Sept. 4, 2007 -- A new study shows that ADHD is grossly undiagnosed.
An estimated 2.4 million children between the ages of 8 and 15 in the U.S. have attention deficit hyperactivity disorder (ADHD), but fewer than half of them have been diagnosed or are receiving appropriate treatments, researchers report.
The findings are based on the first national ADHD prevalence study to use the most widely accepted diagnostic tool to identify the disorder.
Previous estimates from the American Academy of Pediatrics suggest that ADHD afflicts as few as 4% and as many as 12% of school-aged children in the U.S. The new assessment places the figure at 8.7%.
"Our analysis suggests that some children with clinically significant inattention and hyperactivity symptoms of ADHD may not be receiving optimal interventions," Cincinnati Children's Hospital pediatrician and researcher Robert Kahn, MD, said in a news release.
Half With ADHD Undiagnosed
The assessment was based on 3,082 interviews collected between 2001 and 2004 as part of an ongoing national health survey.
After analyzing the data, researchers from Cincinnati Children's and the University of Cincinnati College of Medicine concluded that 52% of children who met the American Psychiatric Association's criteria for ADHD had not been diagnosed with the disorder.
Boys were about twice as likely as girls to meet the criteria for ADHD, but girls who had ADHD were far less likely than boys to have their condition recognized.
Children from the lowest-income homes were twice as likely to meet ADHD criteria as those from the wealthiest homes, but they were also three to five times less likely to receive consistent drug treatment.
The study, which was partly funded by the National Institutes of Health, appears in the September issue of Archives of Pediatrics & Adolescent Medicine.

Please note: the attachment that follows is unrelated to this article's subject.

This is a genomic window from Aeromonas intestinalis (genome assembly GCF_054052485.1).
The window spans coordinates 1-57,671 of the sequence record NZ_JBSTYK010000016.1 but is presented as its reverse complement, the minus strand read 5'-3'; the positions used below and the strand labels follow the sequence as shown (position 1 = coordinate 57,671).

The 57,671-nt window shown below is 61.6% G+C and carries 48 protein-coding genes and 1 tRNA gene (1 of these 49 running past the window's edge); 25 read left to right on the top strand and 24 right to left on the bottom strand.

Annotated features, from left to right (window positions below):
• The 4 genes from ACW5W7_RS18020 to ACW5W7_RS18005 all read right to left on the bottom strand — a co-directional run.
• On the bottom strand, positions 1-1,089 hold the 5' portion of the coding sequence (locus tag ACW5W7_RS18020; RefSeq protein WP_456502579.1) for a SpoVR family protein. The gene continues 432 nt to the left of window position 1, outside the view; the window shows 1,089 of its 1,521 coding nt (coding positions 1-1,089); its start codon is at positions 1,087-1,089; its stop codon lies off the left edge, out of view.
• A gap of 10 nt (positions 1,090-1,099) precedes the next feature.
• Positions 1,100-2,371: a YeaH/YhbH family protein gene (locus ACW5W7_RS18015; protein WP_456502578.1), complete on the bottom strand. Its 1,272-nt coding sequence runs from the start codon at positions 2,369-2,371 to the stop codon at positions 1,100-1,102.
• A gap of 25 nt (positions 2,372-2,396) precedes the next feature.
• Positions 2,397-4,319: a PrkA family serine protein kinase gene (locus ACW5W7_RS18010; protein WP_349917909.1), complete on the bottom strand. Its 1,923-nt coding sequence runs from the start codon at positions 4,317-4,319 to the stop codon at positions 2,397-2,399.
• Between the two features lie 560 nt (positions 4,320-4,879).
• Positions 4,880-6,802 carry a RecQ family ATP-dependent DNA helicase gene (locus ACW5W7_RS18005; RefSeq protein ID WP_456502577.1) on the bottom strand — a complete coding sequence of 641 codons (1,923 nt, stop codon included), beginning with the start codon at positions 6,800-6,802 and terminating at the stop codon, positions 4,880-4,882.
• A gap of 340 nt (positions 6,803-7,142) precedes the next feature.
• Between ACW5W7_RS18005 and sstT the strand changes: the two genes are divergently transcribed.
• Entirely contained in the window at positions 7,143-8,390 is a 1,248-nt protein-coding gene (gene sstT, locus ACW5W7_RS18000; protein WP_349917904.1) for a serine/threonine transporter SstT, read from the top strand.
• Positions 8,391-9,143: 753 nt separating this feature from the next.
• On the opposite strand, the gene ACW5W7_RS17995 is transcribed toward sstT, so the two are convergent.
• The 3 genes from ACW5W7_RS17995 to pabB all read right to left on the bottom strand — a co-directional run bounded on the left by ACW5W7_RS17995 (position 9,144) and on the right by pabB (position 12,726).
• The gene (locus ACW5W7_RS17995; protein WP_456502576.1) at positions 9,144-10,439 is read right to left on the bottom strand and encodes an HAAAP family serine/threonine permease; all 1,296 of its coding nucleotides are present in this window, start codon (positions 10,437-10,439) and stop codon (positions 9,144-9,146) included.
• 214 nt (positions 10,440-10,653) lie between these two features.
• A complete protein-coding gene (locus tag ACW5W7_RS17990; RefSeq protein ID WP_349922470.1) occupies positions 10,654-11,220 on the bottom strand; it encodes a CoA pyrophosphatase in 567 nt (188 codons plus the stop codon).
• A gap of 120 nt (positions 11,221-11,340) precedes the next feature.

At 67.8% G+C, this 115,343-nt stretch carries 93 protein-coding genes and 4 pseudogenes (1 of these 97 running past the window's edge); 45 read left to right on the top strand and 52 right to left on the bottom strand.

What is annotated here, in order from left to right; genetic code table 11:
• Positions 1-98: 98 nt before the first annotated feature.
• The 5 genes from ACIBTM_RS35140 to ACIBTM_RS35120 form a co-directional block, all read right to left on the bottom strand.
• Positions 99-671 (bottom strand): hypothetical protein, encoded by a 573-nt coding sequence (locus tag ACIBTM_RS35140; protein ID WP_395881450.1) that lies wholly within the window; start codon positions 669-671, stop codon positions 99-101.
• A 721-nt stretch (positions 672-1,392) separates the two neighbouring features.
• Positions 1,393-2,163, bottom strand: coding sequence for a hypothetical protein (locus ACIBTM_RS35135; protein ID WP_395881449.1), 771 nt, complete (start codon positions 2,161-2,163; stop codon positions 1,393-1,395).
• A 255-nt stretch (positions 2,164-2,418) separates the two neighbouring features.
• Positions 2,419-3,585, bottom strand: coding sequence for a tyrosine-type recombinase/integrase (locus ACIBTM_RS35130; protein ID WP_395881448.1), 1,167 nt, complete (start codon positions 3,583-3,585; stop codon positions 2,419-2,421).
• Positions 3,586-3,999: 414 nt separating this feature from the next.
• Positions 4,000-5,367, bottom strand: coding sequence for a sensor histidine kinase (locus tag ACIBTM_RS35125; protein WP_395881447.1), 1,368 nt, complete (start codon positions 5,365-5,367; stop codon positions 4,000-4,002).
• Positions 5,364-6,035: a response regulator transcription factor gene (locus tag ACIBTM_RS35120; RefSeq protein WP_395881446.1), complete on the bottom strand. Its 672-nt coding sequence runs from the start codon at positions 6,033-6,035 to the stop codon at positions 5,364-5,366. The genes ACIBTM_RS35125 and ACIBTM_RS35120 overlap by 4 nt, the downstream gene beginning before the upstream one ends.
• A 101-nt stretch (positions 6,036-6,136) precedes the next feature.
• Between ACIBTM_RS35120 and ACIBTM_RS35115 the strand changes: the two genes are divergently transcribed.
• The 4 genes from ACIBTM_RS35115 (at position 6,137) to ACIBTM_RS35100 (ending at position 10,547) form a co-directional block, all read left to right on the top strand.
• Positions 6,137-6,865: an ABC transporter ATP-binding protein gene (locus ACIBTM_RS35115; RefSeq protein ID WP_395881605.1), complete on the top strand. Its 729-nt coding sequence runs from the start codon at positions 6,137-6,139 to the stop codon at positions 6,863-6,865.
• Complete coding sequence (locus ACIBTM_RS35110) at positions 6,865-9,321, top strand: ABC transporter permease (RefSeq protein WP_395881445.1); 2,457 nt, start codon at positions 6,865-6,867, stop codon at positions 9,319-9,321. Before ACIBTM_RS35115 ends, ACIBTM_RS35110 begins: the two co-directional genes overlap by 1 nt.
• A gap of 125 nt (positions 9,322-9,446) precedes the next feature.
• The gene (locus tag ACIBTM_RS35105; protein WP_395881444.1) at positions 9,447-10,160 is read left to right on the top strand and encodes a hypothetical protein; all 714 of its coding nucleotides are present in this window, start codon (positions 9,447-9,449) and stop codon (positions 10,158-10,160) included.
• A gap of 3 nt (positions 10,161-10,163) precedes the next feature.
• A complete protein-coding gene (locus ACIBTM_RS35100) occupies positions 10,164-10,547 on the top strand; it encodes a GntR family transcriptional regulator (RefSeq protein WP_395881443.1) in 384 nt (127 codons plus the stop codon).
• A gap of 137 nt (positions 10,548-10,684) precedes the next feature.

"We know that poorer children are often disadvantaged in their schools already," researcher Tanya E. Froehlich, MD, of Cincinnati Children's Hospital tells WebMD. "Having untreated ADHD is just an added burden that very well may add to the cycle of poverty."
Raising ADHD Awareness
Only about a third of children with ADHD were found to be receiving consistent drug treatment for the symptoms of inattention, hyperactivity, and impulsivity that characterize the disorder.
While the findings indicate that many children who could benefit from taking stimulant-based or other drug treatments aren't getting them, Froehlich says the study should not be seen as a call to increase medication.
"The message is that we need to raise awareness to make sure that children don't fall through the cracks," she says. "We have good diagnostic assessments to identify children with ADHD, but a diagnosis doesn't automatically mean medication. There are also good behavioral interventions out there."
She adds that it is not clear if poorer children are less likely to be treated because they are medically underserved or for some other reason.
"There may be more distrust and concern about the use of medication in this population," she says.
Whether ADHD is treated with drugs, behavioral interventions, or both, ensuring that all children have access to treatment would benefit everyone, she adds.